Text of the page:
Of course, none of this means anything to people that are expressing themselves by putting video on the internet and have no interest in numbers, stats, revenue-sharing, sponsorships, etc. For those that do care, and whose show’s future may very well depend on scaling, it’s important to consider the “what if?” of potential success.

Actually, before you figure out whether your show is scalable, you need to figure out if your show is SUSTAINABLE, which is an entirely different issue. For the most part, there are no “seasons” in internet-show-biz. It’s a new week… You need a new show. Period. Whatever your cycle is… daily, weekly, monthly… you need to come up with a concept that you can produce consistently and deliver on a regular basis. If you can’t do that, scaling’s useless because your viewers will drift away due to lack of output on your part.

So, do like Tyme does… “Ask NOT, Will it Blend?… but Will it SCALE?”

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  1. Yea, I was working at NBC when all the Quarterlife excitement was in the air, but it seemed like no one there really understood the way online video worked. I mean, have you ever tried to watch an NBC show off their website? It’s a pretty lame experience.

    But I liked this post a lot – it made me think about the scalability of, not only “shows”, but projects. Are Amanda and I prepared to have Pedal grow in the way we really want it to…? How do we prepare for that. How do we evaluate our strong and weak points. Lots to think about.

  2. Hey Mike. 🙂

    I didn’t watch more than three episodes of Quarterlife when it was on http://quarterlife.com because as someone who actually LIVES that life, I found the storyline not to be credible at all in the way people reacted to having themselves blogged and their lives broadcast. It was like they never consulted *ANYBODY* who videoblogs to find out what would really happen.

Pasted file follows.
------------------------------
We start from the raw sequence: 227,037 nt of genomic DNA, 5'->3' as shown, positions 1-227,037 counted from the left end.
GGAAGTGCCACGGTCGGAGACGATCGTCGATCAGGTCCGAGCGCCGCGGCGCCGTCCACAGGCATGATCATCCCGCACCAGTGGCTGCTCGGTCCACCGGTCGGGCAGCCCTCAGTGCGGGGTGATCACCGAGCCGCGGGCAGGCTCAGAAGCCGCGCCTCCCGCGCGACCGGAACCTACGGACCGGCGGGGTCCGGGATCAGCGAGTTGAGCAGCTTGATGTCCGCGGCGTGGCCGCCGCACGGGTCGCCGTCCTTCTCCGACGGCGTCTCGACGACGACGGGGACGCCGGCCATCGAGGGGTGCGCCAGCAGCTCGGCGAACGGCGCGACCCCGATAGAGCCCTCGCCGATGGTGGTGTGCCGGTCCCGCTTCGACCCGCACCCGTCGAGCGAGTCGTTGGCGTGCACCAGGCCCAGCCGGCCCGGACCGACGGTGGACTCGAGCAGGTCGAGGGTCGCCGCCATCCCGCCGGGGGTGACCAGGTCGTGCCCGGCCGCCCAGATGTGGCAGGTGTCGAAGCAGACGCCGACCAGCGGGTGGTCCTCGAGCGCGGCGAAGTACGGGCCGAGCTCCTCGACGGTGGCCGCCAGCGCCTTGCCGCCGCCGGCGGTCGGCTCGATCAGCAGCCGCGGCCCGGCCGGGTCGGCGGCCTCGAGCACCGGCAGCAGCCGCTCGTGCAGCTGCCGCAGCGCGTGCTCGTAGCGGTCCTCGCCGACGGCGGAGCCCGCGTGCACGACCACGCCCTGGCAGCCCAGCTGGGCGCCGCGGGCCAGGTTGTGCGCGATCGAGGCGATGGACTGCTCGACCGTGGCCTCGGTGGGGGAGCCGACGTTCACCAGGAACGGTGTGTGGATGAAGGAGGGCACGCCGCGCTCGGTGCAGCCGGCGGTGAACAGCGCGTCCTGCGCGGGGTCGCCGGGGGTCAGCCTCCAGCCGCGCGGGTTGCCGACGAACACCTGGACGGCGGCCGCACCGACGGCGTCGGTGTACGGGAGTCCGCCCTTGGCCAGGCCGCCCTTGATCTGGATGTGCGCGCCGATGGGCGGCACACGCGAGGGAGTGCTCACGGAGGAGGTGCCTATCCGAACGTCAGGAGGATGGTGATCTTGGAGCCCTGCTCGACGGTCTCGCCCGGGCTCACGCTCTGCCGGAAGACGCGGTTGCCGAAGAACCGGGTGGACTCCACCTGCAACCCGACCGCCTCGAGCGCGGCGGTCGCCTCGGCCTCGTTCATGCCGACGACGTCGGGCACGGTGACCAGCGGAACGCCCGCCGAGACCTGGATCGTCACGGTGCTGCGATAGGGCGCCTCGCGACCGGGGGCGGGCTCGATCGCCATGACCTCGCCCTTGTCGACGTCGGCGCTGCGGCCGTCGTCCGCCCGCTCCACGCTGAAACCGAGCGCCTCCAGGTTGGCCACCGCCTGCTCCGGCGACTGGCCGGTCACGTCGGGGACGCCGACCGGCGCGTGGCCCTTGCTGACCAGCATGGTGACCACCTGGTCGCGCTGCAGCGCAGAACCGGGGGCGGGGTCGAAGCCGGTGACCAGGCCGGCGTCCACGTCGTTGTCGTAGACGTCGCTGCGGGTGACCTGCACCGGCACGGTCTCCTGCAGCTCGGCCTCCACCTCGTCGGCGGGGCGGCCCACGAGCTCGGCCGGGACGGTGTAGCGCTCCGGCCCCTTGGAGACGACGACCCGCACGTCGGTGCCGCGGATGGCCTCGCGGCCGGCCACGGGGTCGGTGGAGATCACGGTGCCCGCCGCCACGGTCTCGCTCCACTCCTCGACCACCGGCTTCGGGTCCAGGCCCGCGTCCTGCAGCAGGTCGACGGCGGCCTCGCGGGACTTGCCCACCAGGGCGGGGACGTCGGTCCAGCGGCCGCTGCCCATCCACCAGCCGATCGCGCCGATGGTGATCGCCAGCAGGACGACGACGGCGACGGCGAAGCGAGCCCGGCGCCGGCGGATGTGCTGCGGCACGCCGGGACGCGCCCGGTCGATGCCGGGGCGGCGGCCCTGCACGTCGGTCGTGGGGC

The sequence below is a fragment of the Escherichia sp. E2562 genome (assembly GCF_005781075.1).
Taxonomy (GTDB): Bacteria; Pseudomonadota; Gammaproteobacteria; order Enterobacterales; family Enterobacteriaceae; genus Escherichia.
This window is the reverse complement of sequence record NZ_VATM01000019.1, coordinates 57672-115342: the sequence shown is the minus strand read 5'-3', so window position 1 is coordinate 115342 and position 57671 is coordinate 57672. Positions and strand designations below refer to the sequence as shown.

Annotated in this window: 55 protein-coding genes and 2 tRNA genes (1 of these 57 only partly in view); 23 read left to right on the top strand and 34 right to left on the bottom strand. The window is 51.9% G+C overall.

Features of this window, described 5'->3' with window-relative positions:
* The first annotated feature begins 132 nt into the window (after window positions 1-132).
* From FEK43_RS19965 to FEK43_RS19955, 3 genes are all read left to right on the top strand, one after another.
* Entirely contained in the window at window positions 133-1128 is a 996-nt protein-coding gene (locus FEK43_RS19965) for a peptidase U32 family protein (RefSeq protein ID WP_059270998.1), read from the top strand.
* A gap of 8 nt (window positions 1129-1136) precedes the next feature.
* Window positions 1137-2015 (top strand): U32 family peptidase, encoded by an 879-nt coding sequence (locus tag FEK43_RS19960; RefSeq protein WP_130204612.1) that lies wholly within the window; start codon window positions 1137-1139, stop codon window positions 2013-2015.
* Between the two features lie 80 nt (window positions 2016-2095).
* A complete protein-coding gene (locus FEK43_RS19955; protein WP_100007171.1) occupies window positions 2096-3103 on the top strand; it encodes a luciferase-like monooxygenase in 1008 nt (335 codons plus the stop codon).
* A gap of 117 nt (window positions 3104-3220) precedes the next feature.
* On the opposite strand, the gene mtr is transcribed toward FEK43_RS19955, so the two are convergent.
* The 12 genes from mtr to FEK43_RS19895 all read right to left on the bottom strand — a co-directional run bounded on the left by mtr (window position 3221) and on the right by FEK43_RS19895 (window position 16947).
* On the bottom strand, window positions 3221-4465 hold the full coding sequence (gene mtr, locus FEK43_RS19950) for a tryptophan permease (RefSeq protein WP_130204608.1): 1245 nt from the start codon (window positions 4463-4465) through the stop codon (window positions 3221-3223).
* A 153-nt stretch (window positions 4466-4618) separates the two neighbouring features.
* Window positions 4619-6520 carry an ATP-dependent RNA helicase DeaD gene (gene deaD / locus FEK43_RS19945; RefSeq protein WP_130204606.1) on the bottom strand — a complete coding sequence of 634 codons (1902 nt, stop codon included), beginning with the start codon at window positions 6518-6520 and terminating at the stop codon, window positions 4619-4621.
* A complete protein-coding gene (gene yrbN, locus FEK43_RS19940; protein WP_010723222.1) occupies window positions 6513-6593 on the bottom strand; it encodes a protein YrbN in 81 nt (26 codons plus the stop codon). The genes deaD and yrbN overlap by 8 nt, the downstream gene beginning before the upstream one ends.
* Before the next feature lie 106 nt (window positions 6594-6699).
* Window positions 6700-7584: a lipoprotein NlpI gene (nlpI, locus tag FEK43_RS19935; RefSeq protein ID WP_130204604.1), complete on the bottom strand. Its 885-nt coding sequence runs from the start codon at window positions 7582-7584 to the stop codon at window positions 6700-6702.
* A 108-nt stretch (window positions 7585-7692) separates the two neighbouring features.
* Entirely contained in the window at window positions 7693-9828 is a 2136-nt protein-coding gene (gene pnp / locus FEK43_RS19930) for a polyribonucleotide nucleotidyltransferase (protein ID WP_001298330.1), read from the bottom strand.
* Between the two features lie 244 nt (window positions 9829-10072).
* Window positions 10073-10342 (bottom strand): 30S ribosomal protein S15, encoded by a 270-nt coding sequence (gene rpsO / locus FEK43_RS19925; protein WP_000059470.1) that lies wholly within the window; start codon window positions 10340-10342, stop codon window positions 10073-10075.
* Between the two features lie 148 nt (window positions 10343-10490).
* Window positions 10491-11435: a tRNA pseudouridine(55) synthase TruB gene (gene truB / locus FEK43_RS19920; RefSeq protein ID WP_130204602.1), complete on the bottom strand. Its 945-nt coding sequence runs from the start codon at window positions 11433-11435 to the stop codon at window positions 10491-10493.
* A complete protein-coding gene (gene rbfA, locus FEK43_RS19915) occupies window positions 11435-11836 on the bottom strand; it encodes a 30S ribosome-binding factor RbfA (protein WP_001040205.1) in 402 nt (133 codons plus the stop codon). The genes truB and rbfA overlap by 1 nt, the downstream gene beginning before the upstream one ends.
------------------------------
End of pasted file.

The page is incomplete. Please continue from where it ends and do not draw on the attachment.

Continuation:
As an editor, I didn’t see how they were going to string those episodes together in a fashion that would be punchy enough for the segment breaks to have people come back after the commercials. A larger problem than that is “WHO do you market this show to that actually watches television?”. Before I bother to turn on a television, I’m going to click over to your site: Project Pedal and watch Episode Six:

    So the people that MIGHT have cared about Quarterlife already saw it on the net. The people that DIDN’T care were marketed to… somehow…. I wouldn’t know, because I *make* television… I don’t WATCH it. 😀

    Thanks for the props. It’s interesting that you mention the word “project”. My original title was “Does Your Project Scale”, because the same applies to websites, social sites and films, like you’re making. As far as your production team’s concerned, you should definitely consider what happens if Pedal grows. You should also consider what happens if someone sees the work you’re putting in and wants to hire you to do other films or commercials… If someone sees your style and thinks it would be perfect for their project. Does that take away from the future of Pedal? Does that add to it? What happens if a channel wants to pick up Pedal and show it in weekly chunks? Are you prepared to re-package? Are you saving split-track versions of your audio for each episode? That way, if you need to change music or dialogue, you can do so with minimal hassle….

    Yes, I think we should all take some time to consider “what if?”… Thanks for the comment! 😀